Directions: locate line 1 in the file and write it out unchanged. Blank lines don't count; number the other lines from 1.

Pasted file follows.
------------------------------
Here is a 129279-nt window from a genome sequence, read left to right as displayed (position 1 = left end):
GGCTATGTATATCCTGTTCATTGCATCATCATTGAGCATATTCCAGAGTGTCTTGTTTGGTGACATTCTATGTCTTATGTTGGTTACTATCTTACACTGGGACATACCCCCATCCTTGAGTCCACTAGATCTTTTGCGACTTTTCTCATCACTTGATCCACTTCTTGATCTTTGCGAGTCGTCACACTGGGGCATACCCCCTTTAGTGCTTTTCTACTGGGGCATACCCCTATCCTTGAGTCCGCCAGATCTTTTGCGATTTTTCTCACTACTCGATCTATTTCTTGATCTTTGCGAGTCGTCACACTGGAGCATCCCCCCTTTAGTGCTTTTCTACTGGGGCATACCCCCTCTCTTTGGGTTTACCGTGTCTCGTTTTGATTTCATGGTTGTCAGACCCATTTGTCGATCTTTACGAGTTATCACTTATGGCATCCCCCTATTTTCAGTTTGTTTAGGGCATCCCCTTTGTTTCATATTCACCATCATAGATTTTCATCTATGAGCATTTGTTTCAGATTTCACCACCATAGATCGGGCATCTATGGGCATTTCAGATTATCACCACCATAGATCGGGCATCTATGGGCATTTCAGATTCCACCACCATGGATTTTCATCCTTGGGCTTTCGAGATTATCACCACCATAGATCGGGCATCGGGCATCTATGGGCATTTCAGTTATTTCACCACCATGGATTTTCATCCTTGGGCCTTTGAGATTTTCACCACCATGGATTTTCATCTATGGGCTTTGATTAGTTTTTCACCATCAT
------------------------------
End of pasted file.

Here is a 129279-nt window from a genome sequence, read left to right as displayed (position 1 = left end):